Writing Your Daily Personal Spending Policy

Epidemic of Upsizing

In our country today, everyone is looking to upsize you. The restaurants, the car dealerships, the

Talk about Upsizing!

grocery stores, the electronic stores, amusement parks, travel sites, and even charitable organizations want to make you spend more.  We are constantly bombarded with “opportunities” to get a better bang for our buck.  A Daily Personal Spending Policy Statement will go a long way in avoiding this deluge of temptation. 

Now I will admit that spending the least on everything we purchase is a bad life strategy. That will usually lead to the frequent replacement of inferior material items and more trouble and hassle in dealing with inferior services on vacations and experience based expenses.  

As high income earners, we have more exposure to other high income earners. A lot of these people are not frequenting personal finance and investment websites. They live paycheck to paycheck. They don’t give a second thought about where their money goes each month.  

We have business partners, colleague, and clients that live with little direction of their financial future, and they want to suck us into their world.

 

About 25% of those making over $100,000 a year still live paycheck to paycheck.

The Struggle is Real

I’ll give you an example of how this played out in my life.  My wife and I have always liked New York City. It is pretty much the opposite of living in Texas. We get a controlled culture shock with the opportunity to see things you can’t really see anywhere else in the world. Since we have been married, we’ve had the opportunity to go on a long weekend there twice thanks to Grandma’s taking over the kids.

Both times, we went with two friends, another doctor and his wife, no children.  They are great friends, we love them dearly, and at the time we didn’t have any true financial goals. This was in 2009 before I had found sites like Bogleheads.org or read The Millionaire Next Door: The Surprising Secrets of America’s Wealthy. I don’t know what our friends’ savings and retirement goals were at the time, but the wife wanted an amazing experience. They wanted the complete upscale New York adventure and my wife and me, not knowing any better, went along for the ride.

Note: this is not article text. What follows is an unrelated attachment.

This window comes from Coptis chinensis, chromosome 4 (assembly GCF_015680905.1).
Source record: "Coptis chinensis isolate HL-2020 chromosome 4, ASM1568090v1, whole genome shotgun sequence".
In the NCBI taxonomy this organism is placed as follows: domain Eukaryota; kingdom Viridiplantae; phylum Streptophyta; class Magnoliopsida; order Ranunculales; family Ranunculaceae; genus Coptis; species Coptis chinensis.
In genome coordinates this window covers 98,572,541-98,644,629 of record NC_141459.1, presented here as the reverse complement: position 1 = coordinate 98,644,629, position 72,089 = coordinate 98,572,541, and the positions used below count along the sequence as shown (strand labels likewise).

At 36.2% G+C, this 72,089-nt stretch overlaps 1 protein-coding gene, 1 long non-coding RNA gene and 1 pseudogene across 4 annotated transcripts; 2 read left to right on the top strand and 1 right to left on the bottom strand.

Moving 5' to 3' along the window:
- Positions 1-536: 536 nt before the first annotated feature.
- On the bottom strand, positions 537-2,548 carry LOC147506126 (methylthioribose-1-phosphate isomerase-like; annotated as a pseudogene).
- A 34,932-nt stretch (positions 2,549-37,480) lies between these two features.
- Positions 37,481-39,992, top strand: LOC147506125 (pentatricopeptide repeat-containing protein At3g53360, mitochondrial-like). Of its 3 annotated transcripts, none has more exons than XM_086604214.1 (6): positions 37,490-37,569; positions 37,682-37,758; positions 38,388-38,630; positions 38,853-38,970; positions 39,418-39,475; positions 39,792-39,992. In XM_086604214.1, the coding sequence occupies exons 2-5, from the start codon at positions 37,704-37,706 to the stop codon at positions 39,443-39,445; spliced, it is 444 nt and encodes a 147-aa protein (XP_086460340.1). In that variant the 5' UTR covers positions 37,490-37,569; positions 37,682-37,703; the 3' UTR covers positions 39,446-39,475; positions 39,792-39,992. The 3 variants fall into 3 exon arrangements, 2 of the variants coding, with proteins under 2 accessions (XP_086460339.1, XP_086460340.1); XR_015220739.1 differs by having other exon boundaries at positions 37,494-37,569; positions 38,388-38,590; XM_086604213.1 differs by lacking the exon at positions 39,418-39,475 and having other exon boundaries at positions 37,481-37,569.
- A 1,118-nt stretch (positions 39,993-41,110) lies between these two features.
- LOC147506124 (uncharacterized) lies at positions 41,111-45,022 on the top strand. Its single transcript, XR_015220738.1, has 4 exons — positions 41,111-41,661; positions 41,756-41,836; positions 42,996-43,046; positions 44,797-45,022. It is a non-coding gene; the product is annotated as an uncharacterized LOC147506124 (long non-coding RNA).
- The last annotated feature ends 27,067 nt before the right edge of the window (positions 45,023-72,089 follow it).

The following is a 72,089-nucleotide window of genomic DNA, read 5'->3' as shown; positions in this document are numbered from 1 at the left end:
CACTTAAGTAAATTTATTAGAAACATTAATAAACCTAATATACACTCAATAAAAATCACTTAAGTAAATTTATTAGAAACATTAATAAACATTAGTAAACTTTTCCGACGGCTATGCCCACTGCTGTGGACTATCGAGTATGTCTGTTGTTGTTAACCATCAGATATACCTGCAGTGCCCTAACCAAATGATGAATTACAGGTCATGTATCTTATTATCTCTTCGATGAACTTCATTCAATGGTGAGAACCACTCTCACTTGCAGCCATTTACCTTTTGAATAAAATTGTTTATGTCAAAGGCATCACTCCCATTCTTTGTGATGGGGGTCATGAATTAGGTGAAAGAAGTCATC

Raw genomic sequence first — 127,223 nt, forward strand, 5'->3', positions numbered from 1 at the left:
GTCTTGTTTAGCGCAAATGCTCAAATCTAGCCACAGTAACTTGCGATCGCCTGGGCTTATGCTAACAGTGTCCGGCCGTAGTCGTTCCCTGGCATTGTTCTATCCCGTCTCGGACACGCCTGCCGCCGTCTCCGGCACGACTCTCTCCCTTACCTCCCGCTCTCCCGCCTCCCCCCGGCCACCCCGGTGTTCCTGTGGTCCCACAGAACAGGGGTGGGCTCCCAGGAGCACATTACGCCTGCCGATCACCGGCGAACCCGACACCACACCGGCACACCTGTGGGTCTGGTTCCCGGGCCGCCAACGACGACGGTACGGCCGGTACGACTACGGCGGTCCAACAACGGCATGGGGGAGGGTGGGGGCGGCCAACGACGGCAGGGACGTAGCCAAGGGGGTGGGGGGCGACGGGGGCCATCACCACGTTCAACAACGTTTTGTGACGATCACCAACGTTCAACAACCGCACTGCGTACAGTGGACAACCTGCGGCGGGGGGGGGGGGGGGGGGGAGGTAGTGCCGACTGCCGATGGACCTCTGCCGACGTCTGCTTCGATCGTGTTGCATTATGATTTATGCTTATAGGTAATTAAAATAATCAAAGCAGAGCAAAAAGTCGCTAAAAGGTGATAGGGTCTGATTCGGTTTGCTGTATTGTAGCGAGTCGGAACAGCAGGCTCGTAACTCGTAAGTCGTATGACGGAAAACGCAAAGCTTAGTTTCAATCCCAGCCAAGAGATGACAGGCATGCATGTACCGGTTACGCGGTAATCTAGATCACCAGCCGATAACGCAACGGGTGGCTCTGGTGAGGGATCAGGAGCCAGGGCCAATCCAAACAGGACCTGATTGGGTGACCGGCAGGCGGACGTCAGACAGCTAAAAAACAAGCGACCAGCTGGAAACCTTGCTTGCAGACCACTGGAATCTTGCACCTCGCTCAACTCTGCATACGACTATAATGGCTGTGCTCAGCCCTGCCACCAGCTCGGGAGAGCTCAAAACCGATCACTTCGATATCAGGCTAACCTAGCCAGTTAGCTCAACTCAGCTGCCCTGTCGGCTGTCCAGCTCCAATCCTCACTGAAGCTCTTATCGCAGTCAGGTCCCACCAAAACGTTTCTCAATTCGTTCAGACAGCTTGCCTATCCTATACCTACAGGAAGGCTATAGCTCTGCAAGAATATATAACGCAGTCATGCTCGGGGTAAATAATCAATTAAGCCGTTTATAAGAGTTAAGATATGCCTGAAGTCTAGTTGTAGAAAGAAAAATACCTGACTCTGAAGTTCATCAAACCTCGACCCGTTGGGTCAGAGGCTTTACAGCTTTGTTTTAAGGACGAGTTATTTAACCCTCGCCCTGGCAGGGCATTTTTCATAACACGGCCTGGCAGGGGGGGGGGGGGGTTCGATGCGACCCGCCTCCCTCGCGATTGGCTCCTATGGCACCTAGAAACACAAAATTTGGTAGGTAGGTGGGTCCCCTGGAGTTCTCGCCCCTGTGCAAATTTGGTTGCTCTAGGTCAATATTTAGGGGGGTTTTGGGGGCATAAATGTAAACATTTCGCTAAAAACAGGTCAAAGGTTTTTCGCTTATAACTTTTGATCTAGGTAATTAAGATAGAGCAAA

writing daily personal policy statement

Not our view from the Boutique Hotel

We stayed in a boutique hotel near Central Park at the tune of $550 a night. We had not only one, but two dining experiences at top-scale restaurants where the bill came to about $250 a person!  To make matters more expensive, we saw a Broadway show and paid for front row seats where you could see the sweat gleaming on the actors’ faces.  Oh, and we took a limo both to and from the airport.

I know, I know it is crazy.  Looking back, I can’t believe we did it.

Now was it fun? Heck yeah, it was fun! We were living like rich people, or so we thought.

Was it mortgage our futures and possibly our children’s educations fun?

I would say a resounding NO.

Did it set back our ability to retire earlier that a lot of my peers?

Well, honesty, it did set us back some. Every dollar that we spent that day will be worth 7-15 times what it was then, depending on when I retire.  A one-time splurge like this isn’t going to kill a high income earner. If a luxury adventure is on your bucket list for a weekend at some point in your life, put it on the budget and go for it. The truth of the matter is we didn’t need to spend that much to have a wonderful time. The truly best part of the trip was spending time with our friends. 

The Rest of the Story

A few years later we returned to New York, but this was after I had the advantage of the personal finance community investing in me through the amazing website resources like Rockstar FinancialWhiteCoat Investor, and Biglaw Investor. We went with the same friends, but this time I told them we wanted to do New York for the biggest value, not the cheapest possible, but what brought the most value to us.

By this time I had got a Chase Ink Card and had diverted a lot our spending to office supply stores to maximize points.  That paid for the plane tickets.  I found a hotel in the financial district that received wonderful reviews. It was $110 a night which is pretty cheap for Manhattan. It was clean and quiet and had an amazing bagel shop around the corner that made great Lattes and bagel breakfast sandwiches.

 We took the train in from JFK to Manhattan and got a free breakdancing show during the ride.  We hit up the TKTS booth to find discounted broadway show tickets and spent half on two shows for what we spent on the one show from the first trip.

writing daily personal policy statement

Pretty Much our View from the Second Hotel

Instead of high-priced dinner reservations, every time we were hungry, we whipped out the Yelp app and set it to $ or $$ and ate at the neared 4-5 star place within a few blocks.  We also split a meal or a snack at each restaurant. We ate at five or six places each day because we had small portions and wanted to sample a variety of cuisine.